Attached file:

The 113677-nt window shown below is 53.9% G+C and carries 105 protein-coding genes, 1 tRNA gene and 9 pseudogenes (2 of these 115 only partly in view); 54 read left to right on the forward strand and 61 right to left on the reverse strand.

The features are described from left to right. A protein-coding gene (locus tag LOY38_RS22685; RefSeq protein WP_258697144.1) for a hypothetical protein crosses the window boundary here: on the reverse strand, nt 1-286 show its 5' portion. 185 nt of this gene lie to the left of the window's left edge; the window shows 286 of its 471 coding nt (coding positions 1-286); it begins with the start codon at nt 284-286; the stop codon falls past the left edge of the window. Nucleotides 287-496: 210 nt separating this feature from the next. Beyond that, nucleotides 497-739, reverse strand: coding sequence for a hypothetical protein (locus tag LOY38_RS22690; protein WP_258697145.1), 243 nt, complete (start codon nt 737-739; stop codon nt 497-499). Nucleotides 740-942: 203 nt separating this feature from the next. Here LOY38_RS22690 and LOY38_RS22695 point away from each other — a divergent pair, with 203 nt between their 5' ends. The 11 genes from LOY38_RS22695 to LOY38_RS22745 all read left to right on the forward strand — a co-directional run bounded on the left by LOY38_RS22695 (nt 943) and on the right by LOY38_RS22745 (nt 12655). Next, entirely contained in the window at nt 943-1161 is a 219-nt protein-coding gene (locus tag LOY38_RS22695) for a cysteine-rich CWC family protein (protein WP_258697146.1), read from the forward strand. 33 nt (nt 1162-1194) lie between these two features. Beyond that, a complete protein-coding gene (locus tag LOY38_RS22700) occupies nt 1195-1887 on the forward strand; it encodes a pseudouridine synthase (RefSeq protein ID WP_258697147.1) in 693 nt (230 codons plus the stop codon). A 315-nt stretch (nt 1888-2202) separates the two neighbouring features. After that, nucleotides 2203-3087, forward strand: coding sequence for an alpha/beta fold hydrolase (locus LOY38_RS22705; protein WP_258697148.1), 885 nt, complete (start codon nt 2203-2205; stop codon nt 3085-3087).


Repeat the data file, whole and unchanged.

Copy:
The 113677-nt window shown below is 53.9% G+C and carries 105 protein-coding genes, 1 tRNA gene and 9 pseudogenes (2 of these 115 only partly in view); 54 read left to right on the forward strand and 61 right to left on the reverse strand.

The features are described from left to right. A protein-coding gene (locus tag LOY38_RS22685; RefSeq protein WP_258697144.1) for a hypothetical protein crosses the window boundary here: on the reverse strand, nt 1-286 show its 5' portion. 185 nt of this gene lie to the left of the window's left edge; the window shows 286 of its 471 coding nt (coding positions 1-286); it begins with the start codon at nt 284-286; the stop codon falls past the left edge of the window. Nucleotides 287-496: 210 nt separating this feature from the next. Beyond that, nucleotides 497-739, reverse strand: coding sequence for a hypothetical protein (locus tag LOY38_RS22690; protein WP_258697145.1), 243 nt, complete (start codon nt 737-739; stop codon nt 497-499). Nucleotides 740-942: 203 nt separating this feature from the next. Here LOY38_RS22690 and LOY38_RS22695 point away from each other — a divergent pair, with 203 nt between their 5' ends. The 11 genes from LOY38_RS22695 to LOY38_RS22745 all read left to right on the forward strand — a co-directional run bounded on the left by LOY38_RS22695 (nt 943) and on the right by LOY38_RS22745 (nt 12655). Next, entirely contained in the window at nt 943-1161 is a 219-nt protein-coding gene (locus tag LOY38_RS22695) for a cysteine-rich CWC family protein (protein WP_258697146.1), read from the forward strand. 33 nt (nt 1162-1194) lie between these two features. Beyond that, a complete protein-coding gene (locus tag LOY38_RS22700) occupies nt 1195-1887 on the forward strand; it encodes a pseudouridine synthase (RefSeq protein ID WP_258697147.1) in 693 nt (230 codons plus the stop codon). A 315-nt stretch (nt 1888-2202) separates the two neighbouring features. After that, nucleotides 2203-3087, forward strand: coding sequence for an alpha/beta fold hydrolase (locus LOY38_RS22705; protein WP_258697148.1), 885 nt, complete (start codon nt 2203-2205; stop codon nt 3085-3087).